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Argyle Chair
Charles Rennie Macintosh

Greetings to the World of Tobacco
by Bob Brooke


Cigar-store Indians, with their serious chiseled faces, conveyed a sense of grandeur as they greeted customers. Designed to capture the attention of passersby, most of whom in the 19th century lacked a shared common language, the sidewalk wooden Indian became a symbol of the tobacco retail business. Because American Indians introduced tobacco to the Europeans as early as the 17th century, European tobacconists began using figures of American Indians to advertise their shops.

How It All Started
While some shop figures were countertop models, most of these silent greeters stood just outside the door, often mounted on wheels so that they could be rolled in and out. The origin of the wooden Indian dates back to England in 1617, when tobacco shop owners placed small wooden figures called "Virginie Men," depicted as black men wearing headdresses and kilts made of tobacco leaves, on countertops to represent tobacco companies.

Eventually, the European cigar-store figure began to take on a more authentic yet highly stylized appearance, and by the time these figures arrived in America in the late 18th century, they had become authentic Indians, fairly accurate and beautifully carved.

The Carvers
Carvers of these shop figures came from among the makers of ship figureheads. During the late 19th century, the demise of the clipper ship era forced figurehead carvers out of business. These craftsmen gradually turned to producing wooden Indians. Production flourished from about 1840 to the end of the century. In the 1890s, city ordinances required that figures be confined to the interiors of shops, and gradually the statues went out of use. Instead of attracting customers on the outside, they served as mere decoration inside.

While a few makers produced cigar-store Indians of cast iron, most used wood. Carvers used axes, chisels, and mallets on white pine or even quartered ships’ masts, then painted the completed figures in a variety of colors and designs.

While some of these wooden Indians appeared inviting, happily greeting customers, others appeared defensive, as if guarding the store from shoplifters, thieves, and "no smoking" ordinances.

American carvers sculpted Indian chiefs, braves, princesses and Indian maidens, sometimes with boarded papooses. Most of these displayed some form of tobacco in their hands or on their clothing. They generally depicted stereotypical chiefs and squaws, clothed in fringed buckskins, draped with blankets, decorated with feathered headdresses, and sometimes shown holding tomahawks or bows, arrows and spears. Their facial features rarely resembled members of any particular American Indian tribe.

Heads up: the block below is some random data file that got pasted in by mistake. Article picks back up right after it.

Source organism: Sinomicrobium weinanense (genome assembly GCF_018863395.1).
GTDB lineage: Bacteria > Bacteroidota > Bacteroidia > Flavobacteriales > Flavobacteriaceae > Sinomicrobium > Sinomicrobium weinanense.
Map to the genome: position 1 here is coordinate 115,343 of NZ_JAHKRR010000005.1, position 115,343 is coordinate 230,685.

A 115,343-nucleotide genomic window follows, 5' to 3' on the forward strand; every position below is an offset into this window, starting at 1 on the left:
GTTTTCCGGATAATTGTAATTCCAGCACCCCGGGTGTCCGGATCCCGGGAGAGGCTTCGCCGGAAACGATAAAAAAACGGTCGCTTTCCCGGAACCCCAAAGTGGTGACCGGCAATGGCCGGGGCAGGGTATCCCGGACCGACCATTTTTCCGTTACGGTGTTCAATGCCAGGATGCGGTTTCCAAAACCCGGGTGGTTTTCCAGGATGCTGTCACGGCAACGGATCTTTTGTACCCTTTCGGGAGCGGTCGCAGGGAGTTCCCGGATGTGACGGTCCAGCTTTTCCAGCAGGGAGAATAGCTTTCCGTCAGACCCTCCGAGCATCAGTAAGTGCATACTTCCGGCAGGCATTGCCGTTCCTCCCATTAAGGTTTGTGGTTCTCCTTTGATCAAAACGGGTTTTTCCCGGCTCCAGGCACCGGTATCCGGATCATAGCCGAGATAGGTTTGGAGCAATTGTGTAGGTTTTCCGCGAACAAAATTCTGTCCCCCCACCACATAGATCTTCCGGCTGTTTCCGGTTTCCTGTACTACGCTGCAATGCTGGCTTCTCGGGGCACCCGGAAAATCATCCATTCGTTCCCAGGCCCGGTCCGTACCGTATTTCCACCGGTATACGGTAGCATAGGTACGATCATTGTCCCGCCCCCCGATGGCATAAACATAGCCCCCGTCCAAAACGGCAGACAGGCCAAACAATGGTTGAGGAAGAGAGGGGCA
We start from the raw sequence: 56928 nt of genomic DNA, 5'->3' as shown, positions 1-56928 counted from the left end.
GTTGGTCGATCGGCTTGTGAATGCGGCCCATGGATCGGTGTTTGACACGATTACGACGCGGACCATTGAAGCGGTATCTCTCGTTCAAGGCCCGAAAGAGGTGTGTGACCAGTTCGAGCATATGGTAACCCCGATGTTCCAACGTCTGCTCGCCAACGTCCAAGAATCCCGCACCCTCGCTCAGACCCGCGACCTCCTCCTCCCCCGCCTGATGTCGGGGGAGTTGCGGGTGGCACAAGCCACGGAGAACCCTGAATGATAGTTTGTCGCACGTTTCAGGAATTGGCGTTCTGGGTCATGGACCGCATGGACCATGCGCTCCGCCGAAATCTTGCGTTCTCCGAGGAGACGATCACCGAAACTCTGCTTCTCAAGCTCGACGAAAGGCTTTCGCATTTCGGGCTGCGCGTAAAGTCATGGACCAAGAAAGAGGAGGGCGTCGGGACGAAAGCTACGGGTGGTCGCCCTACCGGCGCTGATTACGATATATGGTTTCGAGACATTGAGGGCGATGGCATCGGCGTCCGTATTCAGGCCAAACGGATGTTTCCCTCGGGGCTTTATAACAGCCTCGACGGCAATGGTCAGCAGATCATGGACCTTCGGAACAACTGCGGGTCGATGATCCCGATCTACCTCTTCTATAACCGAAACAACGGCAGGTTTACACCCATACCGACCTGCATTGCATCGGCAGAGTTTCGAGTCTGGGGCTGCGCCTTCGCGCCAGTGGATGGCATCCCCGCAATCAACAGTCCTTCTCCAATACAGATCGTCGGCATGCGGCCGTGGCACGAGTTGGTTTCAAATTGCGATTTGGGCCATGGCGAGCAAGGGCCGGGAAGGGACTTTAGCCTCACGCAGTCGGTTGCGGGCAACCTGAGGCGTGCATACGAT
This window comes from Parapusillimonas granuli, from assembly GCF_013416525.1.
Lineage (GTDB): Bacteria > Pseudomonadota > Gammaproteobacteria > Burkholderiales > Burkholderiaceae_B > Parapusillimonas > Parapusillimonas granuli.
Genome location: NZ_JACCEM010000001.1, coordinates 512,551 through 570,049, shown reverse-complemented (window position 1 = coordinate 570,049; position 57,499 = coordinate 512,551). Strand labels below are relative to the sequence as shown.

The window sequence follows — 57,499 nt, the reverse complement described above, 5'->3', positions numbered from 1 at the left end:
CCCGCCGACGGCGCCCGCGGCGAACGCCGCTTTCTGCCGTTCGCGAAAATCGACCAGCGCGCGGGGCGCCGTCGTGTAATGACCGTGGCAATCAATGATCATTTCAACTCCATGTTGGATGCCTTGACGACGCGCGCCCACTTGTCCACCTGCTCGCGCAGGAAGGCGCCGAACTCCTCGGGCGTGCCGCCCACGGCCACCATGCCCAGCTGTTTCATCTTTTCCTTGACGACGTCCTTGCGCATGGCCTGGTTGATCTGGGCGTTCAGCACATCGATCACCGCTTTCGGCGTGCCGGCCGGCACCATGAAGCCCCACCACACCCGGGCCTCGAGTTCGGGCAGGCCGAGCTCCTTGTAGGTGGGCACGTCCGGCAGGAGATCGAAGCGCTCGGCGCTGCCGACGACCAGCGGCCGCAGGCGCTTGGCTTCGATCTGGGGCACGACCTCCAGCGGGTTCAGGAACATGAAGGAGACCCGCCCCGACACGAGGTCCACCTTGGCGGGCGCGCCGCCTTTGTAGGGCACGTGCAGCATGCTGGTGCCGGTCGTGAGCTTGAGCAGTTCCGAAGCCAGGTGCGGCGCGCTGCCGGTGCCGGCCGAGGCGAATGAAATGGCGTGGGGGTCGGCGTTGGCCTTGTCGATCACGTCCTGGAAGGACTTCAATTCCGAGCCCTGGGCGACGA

Female wooden Indians, also known as “Pocahontas,” appeared four times more than their male counterparts in classical or Egyptian-inspired poses. Carvers occasionally donned them with headdresses of tobacco leaves instead of feathers and dressed their male figures in the traditional war bonnets of the Plains Indians.

As marketing sign-posts, cigar-store Indians were meant to appear fresh and welcoming. Sculptors applied brightly colored paints using soft-bristle brushes, producing a look and feel of satin with an almost translucent glow.

After weeks of labor, the figure would be ready and would be proudly displayed outside the door of the shop. The more skillfully executed ones attracted more viewers and many buyers.

Carvers produced about 300 cigar-store Indians annually—yet there are relatively few original ones left today. Those that do exist reside in museums and in private collections. Historians believe carvers created over 100,000 cigar-store Indians. Since the carvers all competed with each other for the tobacconists' business, each tried to out do the other in individuality, versatility and depth. A few artists even used Native Americans as models.

Styles of Carving
Determining the artistic integrity of a statue is as subjective as judging any piece of sculpture. Each artist had his own unique style. Since most didn’t sign their figures, cigar-store Indians can only be attributed to a particular artist or his shop by identifying characteristic modeling techniques or body positions.

Thomas Brooks became known for his "leaners," wooden Indians resting their elbows on log posts, barrels or oversized cigars. John Cromwell's trademark was a distinctive V-shaped headdress. French Canadian Louis Jobin tended to place his cigar-store Indians with their left arm at chest level holding a robe and grasping a bundle of cigars in the right hand.

The man who probably made more wooden Indians than anyone else was Samuel Anderson Robb. After his first wife died, Robb began fashioning sweet-faced Indian maidens holding roses similar to the kind he designed for his wife's tombstone.

Some of these advertising sculptures, standing several feet tall up to life-sized, were works of art, and as such fetch premium prices today. Collectors determine the value of a cigar-store Indian by its condition, the artistic integrity of its form, and the quality and intricacy of the carving in that order. But the decisive factor is the condition of the wood finish. Wooden Indians with their original paint are almost impossible to find because itinerant painters repainted them on a regular basis as routine maintenance.

And while cigar-store Indians may have faded into history, they haven’t been forgotten.

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